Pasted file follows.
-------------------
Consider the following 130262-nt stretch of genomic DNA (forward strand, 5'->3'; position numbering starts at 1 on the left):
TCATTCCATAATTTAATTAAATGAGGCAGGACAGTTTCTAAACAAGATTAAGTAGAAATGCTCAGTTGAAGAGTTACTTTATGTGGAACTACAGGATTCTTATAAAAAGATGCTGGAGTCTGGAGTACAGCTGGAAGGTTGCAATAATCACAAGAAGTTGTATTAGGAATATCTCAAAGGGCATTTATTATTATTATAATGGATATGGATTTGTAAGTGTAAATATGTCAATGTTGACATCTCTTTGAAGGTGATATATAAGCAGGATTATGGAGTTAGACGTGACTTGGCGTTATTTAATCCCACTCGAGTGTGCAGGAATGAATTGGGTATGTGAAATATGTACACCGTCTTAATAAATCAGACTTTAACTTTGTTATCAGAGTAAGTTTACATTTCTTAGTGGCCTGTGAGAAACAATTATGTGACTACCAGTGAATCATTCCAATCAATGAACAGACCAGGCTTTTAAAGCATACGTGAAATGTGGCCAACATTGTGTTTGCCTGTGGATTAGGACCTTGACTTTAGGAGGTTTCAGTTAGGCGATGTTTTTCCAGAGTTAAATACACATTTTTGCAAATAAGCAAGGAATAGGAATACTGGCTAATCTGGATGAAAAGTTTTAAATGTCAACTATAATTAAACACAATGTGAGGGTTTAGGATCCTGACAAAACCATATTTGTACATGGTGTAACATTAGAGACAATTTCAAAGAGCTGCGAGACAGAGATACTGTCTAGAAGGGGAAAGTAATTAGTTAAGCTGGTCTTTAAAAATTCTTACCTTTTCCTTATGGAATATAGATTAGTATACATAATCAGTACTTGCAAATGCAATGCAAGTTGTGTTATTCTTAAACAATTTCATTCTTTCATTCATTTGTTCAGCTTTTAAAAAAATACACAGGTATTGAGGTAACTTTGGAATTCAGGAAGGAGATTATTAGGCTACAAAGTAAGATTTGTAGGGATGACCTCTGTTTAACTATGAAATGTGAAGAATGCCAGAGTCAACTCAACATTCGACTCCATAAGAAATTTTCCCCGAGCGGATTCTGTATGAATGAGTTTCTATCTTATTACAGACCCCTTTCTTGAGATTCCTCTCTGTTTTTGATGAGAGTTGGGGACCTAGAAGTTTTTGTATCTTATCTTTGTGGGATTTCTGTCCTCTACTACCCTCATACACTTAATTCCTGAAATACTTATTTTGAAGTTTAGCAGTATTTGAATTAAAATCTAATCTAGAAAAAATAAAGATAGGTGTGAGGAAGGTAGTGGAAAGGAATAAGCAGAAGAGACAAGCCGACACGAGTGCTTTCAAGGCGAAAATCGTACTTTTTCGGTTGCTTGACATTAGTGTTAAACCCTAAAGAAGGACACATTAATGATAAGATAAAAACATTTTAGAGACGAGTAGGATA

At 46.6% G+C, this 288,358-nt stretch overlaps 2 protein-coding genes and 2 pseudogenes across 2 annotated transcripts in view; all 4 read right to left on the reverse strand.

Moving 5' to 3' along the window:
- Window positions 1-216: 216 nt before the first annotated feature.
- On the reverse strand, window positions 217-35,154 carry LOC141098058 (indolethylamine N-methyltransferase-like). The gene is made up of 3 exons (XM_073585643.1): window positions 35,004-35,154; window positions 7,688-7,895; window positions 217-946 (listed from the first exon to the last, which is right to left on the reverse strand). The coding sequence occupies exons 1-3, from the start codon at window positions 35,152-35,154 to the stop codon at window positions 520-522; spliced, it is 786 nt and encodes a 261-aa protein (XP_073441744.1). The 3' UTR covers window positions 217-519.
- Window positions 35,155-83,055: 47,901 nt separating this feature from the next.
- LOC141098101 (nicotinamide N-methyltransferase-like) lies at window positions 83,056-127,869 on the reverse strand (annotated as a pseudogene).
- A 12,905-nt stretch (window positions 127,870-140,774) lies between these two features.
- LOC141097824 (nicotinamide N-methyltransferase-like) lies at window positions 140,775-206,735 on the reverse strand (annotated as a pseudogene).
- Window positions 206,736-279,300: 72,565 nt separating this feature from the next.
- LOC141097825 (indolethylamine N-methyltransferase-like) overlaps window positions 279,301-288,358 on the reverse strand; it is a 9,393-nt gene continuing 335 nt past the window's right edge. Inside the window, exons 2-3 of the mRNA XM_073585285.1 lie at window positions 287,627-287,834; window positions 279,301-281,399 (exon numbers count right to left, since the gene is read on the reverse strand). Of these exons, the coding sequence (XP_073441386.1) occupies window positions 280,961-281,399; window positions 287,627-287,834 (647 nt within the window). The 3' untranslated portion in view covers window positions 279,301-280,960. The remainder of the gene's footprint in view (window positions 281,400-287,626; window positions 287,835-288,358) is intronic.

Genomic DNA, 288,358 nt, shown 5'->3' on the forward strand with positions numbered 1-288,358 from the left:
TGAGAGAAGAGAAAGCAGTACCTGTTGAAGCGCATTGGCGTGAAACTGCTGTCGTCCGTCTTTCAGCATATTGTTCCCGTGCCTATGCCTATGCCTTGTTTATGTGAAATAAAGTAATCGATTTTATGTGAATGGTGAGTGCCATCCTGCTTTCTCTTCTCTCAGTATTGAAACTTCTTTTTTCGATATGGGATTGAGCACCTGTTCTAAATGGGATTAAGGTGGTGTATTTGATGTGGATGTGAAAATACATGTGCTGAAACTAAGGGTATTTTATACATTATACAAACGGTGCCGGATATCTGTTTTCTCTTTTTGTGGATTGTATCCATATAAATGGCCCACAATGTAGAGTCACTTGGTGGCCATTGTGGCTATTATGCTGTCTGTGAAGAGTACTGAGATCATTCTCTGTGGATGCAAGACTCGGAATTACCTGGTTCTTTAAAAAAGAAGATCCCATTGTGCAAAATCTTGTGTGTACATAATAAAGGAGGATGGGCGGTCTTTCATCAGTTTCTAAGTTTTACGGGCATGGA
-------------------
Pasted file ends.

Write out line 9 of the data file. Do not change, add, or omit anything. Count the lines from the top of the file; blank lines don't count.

- A 12,905-nt stretch (window positions 127,870-140,774) lies between these two features.